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Second Language Acquisition 'Interlanguage and explicit knowledge' ( part) of the project - Literature review Example

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Second Language Acquisition - ­ Project Introduction The aim of this exploratory research project was to explore and analyze the transcribed interlanguage, explicit and implicit knowledge of the L2 speaker by elicitation of the spontaneous language used in a conversation held between a researcher and L2 speaker who participated in the study…
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Second Language Acquisition 'Interlanguage and explicit knowledge' ( part) of the project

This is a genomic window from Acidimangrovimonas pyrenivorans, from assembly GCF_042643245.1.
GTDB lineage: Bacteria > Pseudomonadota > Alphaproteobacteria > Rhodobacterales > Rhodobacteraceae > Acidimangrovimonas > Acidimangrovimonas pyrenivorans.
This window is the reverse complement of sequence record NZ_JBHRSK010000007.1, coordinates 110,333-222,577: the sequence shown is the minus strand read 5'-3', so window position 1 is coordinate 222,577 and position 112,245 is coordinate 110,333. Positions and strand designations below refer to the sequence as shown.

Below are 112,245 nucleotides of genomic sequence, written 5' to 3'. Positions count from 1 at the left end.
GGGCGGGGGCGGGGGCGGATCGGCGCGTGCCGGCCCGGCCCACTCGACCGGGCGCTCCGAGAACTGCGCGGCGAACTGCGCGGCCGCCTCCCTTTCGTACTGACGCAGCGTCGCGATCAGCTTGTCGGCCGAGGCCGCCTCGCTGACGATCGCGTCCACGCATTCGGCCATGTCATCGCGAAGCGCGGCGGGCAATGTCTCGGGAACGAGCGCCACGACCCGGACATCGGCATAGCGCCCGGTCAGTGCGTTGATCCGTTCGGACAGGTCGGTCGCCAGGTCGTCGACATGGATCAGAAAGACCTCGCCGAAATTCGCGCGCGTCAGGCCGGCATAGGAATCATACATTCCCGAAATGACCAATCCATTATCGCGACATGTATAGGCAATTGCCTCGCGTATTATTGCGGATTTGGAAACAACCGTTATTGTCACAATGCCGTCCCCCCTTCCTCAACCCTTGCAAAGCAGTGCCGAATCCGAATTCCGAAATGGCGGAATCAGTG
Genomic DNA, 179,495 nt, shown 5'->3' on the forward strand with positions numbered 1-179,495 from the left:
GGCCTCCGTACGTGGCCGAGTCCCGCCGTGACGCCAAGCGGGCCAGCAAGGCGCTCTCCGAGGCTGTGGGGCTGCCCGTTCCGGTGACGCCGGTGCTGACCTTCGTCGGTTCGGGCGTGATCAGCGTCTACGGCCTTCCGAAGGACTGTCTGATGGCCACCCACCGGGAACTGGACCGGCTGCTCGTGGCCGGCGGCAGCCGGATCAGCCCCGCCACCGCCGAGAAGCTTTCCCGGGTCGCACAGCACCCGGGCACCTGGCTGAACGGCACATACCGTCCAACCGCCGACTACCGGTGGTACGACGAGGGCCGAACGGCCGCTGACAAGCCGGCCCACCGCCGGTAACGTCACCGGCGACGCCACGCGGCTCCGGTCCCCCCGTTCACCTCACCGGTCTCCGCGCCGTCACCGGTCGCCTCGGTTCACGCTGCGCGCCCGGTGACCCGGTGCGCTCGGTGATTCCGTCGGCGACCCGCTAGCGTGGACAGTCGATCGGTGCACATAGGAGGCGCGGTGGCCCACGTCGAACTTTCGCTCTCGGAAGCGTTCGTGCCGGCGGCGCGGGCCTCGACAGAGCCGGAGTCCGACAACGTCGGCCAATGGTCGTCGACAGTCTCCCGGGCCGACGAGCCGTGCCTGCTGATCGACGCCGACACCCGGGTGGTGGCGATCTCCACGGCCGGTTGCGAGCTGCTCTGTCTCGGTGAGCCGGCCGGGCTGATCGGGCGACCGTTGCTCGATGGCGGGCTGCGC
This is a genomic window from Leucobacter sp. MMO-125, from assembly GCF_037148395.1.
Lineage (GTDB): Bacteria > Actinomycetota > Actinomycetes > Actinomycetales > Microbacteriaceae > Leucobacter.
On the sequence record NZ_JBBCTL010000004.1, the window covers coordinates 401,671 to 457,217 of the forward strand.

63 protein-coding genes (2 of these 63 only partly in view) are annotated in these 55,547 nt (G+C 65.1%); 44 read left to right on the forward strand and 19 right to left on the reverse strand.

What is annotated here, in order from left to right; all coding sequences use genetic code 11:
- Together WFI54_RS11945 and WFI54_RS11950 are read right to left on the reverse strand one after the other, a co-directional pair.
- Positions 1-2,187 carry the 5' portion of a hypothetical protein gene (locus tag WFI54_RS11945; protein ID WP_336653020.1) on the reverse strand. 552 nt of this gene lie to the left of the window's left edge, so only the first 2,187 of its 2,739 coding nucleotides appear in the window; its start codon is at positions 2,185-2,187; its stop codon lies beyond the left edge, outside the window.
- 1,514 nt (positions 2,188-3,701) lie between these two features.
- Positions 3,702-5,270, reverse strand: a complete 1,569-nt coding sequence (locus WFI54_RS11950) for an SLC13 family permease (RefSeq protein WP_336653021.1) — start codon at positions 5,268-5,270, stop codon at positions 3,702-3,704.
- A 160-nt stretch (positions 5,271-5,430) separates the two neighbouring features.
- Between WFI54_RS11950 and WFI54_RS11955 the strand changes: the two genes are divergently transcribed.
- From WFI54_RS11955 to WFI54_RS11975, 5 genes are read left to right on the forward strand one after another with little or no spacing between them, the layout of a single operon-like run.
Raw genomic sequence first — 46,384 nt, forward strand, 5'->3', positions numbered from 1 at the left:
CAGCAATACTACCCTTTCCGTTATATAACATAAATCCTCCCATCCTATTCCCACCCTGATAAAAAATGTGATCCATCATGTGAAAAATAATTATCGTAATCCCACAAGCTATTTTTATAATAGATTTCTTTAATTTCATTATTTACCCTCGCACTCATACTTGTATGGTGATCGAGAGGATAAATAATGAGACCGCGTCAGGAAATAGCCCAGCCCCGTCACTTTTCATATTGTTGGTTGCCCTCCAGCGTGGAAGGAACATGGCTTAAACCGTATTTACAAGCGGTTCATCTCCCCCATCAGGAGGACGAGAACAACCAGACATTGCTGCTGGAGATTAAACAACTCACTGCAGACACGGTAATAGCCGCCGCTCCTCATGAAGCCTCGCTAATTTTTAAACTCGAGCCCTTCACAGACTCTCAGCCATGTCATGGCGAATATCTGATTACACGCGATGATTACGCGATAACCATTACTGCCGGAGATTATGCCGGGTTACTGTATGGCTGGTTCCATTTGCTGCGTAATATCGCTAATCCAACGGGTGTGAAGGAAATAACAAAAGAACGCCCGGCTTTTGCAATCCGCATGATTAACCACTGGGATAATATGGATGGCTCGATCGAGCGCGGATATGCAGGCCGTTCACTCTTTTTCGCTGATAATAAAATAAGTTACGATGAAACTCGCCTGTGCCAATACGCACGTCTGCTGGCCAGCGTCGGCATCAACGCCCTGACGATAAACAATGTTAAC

Download file to see previous pages... First of all, the project looked at the Second Language Acquisition (SLA), the notion of competence as well as a detailed description of interlanguage and explicit knowledge. Furthermore, the collected data was analyzed and the results of the research were provided, in particular TLU results of the occurred errors were explored to identify the gaps and variability in the speaker’s implicit knowledge. Last but not least, the study looked at the identified errors made by the L2 speaker and explored to what extent those errors were consistent or whether, they showed any patterns to the variability. Lastly, the implicit and explicit knowledge were compared and the implications for SLA were researched. Literature review on SLA, Interlanguage, Explicit/Implicit Knowledge (this part needs to be corrected, all that is highlighted, especially in red). 16Second Language Acquisition (SLA) Second language acquisition (SLA)process refers to the way that6someone acquires one or a few foreign or second languages. Scholars who study second language acquisition look at the process of acquisition in a classroom setting and in the context of natural environment where learners use the language in a casual conversational interaction (Carter and Nunan, 2001: 87). The notion of communicative competence in the second language acquisition, tends to include sociolinguistic and grammatical competences, insofar as the abilities in a second language (L2) to evoke using language in socially and linguistically appropriate ways (Brown, 2006: 195). Figure 1: Components of Language Competence Source: Brown (2006: 195). Figure 1 shows the sub­categories of language competence which are the common paths to be followed when analyzing the learner’s ability to use the language. Interlanguage The orientation of the interlanguage was derived from the Corder’s (1967) Error Analysis Approach and was proposed by Selinker (1972). It represents “a separate linguistic system based on the observable output which results from a learner’s attempted production of a Target Language (TL) norm’”(Palotti, 2010: 160). According to Corder’s Error Analysis Approach, the influence of the first language (L1) on the L2 could not be denied and the L1 can be taken as the starting point to predict the language errors made by the L2 learner (DeBot et al. 2005: 34). Selinker identified four major sources for transfer that might shape the interlanguage’s structure. These include transfer of strategy, transfer of communication, transfer of training as well as transfer of other languages that the learner has already acquired or one’s native language (Brown 2006: 225). These ‘transfers’ are the major sources for analyzing L2 learners’ interlanguage characteristics. Implicit and Explicit Knowledge There are two types of knowledge that have been identified in the second language acquisition (SLA) which lend itself to this research. The ‘implicit knowledge’ refers to a knowledge that the learner is generally not consciously aware of whereas, ‘explicit knowledge’ refers to a declarative knowledge of the language that the learner can describe if necessary and is usually aware of (Littlemore 2009: 63). The major differences between explicit and implicit knowledge are identified by Ellis consist of: (2009: 16) ? Implicit and explicit knowledge involve different access mechanisms and implicit know ...Download file to see next pagesRead More
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